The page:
If  any  environment variable has a special meaning to procmail, it will be used appropri‐
       ately the moment it is parsed (i.e., you can change the  current  directory  whenever  you
       want  by  specifying  a new MAILDIR, switch lockfiles by specifying a new LOCKFILE, change
       the umask at any time, etc., the possibilities are endless :-).

       The assignments and substitutions of these environment variables are handled exactly  like
       in sh(1) (that includes all possible quotes and escapes), with the added bonus that blanks
       around the '=' sign are ignored and that, if an environment  variable  appears  without  a
       trailing  '=', it will be removed from the environment.  Any program in backquotes started
       by procmail will have the entire mail at its stdin.

       A word beginning with # and all the following characters up  to  a  NEWLINE  are  ignored.
       This does not apply to condition lines, which cannot be commented.

       A line starting with ':' marks the beginning of a recipe.  It has the following format:

              :0 [flags] [ : [locallockfile] ]
              <zero or more conditions (one per line)>
              <exactly one action line>

       Conditions  start  with a leading `*', everything after that character is passed on to the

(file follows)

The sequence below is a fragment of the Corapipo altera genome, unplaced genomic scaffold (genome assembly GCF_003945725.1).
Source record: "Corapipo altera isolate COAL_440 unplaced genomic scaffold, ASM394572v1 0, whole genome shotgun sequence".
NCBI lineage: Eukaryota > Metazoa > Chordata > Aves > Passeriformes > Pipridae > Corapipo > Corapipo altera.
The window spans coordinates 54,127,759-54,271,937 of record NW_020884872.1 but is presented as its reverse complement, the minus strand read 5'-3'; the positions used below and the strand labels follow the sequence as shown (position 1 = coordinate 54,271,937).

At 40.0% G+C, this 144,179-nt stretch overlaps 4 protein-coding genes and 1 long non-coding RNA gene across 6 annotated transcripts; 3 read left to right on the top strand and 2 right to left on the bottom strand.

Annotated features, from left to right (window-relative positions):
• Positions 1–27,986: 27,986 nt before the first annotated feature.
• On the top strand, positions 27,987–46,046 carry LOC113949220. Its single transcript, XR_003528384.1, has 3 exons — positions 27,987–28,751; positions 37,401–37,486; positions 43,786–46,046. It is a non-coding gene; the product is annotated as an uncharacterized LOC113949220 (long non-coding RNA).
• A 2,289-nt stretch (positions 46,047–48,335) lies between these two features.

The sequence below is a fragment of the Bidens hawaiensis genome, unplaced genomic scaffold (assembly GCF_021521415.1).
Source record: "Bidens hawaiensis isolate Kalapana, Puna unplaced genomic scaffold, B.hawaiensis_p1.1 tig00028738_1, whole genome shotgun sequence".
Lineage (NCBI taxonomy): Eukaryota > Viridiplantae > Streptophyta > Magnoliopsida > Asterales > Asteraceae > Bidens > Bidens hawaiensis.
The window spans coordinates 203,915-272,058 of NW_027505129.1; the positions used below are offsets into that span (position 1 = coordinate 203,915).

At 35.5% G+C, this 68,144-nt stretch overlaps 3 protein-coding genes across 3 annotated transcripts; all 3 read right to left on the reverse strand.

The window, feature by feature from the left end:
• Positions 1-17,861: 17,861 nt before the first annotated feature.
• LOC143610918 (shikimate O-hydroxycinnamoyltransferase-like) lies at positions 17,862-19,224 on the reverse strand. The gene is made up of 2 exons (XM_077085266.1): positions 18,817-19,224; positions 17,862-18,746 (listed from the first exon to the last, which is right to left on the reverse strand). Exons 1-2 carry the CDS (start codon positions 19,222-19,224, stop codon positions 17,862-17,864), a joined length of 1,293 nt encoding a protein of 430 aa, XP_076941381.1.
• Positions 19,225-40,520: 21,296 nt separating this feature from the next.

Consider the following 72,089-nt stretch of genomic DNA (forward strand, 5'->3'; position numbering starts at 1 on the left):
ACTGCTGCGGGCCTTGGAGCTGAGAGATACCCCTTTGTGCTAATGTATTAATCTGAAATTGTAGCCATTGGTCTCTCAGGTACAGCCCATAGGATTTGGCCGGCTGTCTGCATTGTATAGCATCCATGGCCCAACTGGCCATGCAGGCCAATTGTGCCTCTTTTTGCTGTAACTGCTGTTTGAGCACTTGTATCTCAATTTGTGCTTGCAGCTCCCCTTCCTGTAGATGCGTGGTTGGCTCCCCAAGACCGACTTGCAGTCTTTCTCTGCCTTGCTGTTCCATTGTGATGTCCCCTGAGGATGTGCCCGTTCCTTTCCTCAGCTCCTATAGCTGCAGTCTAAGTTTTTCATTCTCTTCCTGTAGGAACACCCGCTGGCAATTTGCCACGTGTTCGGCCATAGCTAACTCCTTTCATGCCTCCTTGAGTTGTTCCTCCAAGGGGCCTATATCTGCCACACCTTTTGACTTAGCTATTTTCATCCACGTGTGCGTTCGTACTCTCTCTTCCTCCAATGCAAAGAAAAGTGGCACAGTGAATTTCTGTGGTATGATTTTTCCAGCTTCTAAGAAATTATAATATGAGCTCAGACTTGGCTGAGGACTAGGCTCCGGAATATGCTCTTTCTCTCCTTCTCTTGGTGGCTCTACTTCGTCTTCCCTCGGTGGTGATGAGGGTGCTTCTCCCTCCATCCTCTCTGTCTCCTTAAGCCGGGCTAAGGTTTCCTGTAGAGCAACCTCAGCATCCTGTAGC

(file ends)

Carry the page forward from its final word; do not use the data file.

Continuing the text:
internal egrep literally, except for  leading  and  trailing  whitespace.   These  regular
       expressions are completely compatible to the normal egrep(1) extended regular expressions.
       See also Extended regular expressions.

       Conditions are anded; if there are no conditions the result will be true by default.

       Flags can be any of the following:

       H    Egrep the header (default).

       B    Egrep the body.

       D    Tell the internal egrep to distinguish between upper and lower case (contrary to  the
            default which is to ignore case).

       A    This  recipe  will not be executed unless the conditions on the last preceding recipe
            (on the current block-nesting level) without the `A' or `a'  flag  matched  as  well.
            This allows you to chain actions that depend on a common condition.

       a    Has  the same meaning as the `A' flag, with the additional condition that the immedi‐
            ately preceding recipe must have been successfully completed before  this  recipe  is